Discussing The South China Sea, The Contents Of The agreement at the Australian ASEAN Summit

Discussing The South China Sea, The Contents Of The agreement at the Australian ASEAN Summit

Discussing the South China Sea, the contents of the agreement at the Australian ASEAN Summit. Australia on Monday 4 March 2024 said the countries of the Indo-Pacific and Central Southeast Asia faced serious defense threats. Australia revealed this when they set aside more funds for maritime security projects with ASEAN countries. This was revealed at a meeting with regional leaders in Melbourne.

Australian Foreign Minister Penny Wong announced funding of 286.5 million Australian Dollars for ASEAN projects in various fields. Including maritime security amidst tensions over China’s increasing claims in the South China Sea. “We face actions that disrupt stability, provocative and coercive. Including unsafe actions at sea and in the air.” Wong said in his speech at the summit, without mentioning China by name. “What happens in the South China Sea, in the Taiwan Strait, in the Mekong sub-region, throughout the Indo-Pacific, affects us all.” he added as quoted by Reuters.

Australia is hosting leaders and officials from 10 ASEAN members to hold a summit from Monday to Wednesday 6 March 2024. ASEAN member Myanmar is not included due to the ongoing conflict in the country. Australia is using the 50th anniversary of its ties with ASEAN to improve relations with the region, in the face of China’s increasing diplomatic and military reach.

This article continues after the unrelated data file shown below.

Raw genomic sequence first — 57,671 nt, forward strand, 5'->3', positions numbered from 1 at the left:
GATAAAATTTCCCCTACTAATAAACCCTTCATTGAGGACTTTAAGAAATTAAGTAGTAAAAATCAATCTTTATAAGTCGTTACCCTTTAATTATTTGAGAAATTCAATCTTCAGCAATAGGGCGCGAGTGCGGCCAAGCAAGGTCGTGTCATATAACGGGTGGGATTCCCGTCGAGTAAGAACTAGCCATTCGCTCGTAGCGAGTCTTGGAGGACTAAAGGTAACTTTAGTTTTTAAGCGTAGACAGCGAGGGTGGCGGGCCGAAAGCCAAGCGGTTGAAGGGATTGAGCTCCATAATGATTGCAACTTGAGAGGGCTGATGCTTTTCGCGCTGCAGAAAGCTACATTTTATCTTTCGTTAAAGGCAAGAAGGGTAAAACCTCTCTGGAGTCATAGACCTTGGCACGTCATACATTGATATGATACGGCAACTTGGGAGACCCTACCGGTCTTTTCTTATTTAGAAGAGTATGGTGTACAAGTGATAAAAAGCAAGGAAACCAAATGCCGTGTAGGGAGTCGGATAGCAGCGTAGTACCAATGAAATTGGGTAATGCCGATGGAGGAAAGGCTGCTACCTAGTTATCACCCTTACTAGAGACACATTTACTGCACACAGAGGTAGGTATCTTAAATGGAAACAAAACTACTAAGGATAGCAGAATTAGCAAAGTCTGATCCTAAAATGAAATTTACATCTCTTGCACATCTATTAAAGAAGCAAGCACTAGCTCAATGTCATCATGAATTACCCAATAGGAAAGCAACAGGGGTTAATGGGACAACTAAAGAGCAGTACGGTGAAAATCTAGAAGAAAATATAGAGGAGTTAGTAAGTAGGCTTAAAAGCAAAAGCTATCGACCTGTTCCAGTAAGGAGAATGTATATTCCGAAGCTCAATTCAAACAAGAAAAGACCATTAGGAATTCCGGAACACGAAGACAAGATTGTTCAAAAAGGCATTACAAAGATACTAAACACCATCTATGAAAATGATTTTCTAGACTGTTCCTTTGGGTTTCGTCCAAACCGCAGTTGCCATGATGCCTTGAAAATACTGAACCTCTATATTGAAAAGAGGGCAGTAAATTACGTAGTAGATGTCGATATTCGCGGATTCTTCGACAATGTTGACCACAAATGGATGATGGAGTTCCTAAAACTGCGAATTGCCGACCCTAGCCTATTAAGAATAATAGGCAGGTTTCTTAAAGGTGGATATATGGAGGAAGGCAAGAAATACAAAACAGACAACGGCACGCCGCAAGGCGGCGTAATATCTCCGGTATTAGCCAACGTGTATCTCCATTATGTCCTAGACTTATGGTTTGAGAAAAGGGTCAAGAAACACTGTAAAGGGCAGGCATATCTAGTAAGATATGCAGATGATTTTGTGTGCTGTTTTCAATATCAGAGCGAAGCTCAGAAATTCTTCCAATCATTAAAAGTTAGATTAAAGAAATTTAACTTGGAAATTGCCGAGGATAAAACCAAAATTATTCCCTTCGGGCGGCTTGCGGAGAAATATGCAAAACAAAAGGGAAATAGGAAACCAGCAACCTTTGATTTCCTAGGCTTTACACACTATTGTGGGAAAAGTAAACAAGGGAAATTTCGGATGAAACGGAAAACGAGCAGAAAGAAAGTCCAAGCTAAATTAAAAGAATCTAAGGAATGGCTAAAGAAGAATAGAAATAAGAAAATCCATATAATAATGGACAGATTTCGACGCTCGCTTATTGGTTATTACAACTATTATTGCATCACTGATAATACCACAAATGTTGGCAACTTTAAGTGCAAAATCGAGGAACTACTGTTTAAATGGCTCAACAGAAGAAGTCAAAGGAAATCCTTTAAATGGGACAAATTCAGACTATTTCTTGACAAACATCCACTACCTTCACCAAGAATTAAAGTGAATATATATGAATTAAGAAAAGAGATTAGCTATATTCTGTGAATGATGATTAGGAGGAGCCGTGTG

China claims almost the entire South China Sea, through which it carries more than US$3 trillion in annual trade. Including territories claimed by ASEAN members such as the Philippines, Vietnam, Indonesia, Malaysia and Brunei. A permanent arbitration court said in 2016 that China’s claims had no legal basis. Speaking alongside Wong, Philippine Foreign Minister Enrique Manalo said the South China Sea is of strategic importance, and has a promising future as long as countries in the region decide to uphold cooperation, rather than confrontation.

Australia and the Philippines began their first joint sea and air patrols in the South China Sea in November 2023. The Philippines is stepping up efforts to counter what it calls China’s aggressive activities in the South China Sea. This has also become the peak point of tension between the bamboo curtain country and the United States regarding freedom of exploitation operations in the South China Sea.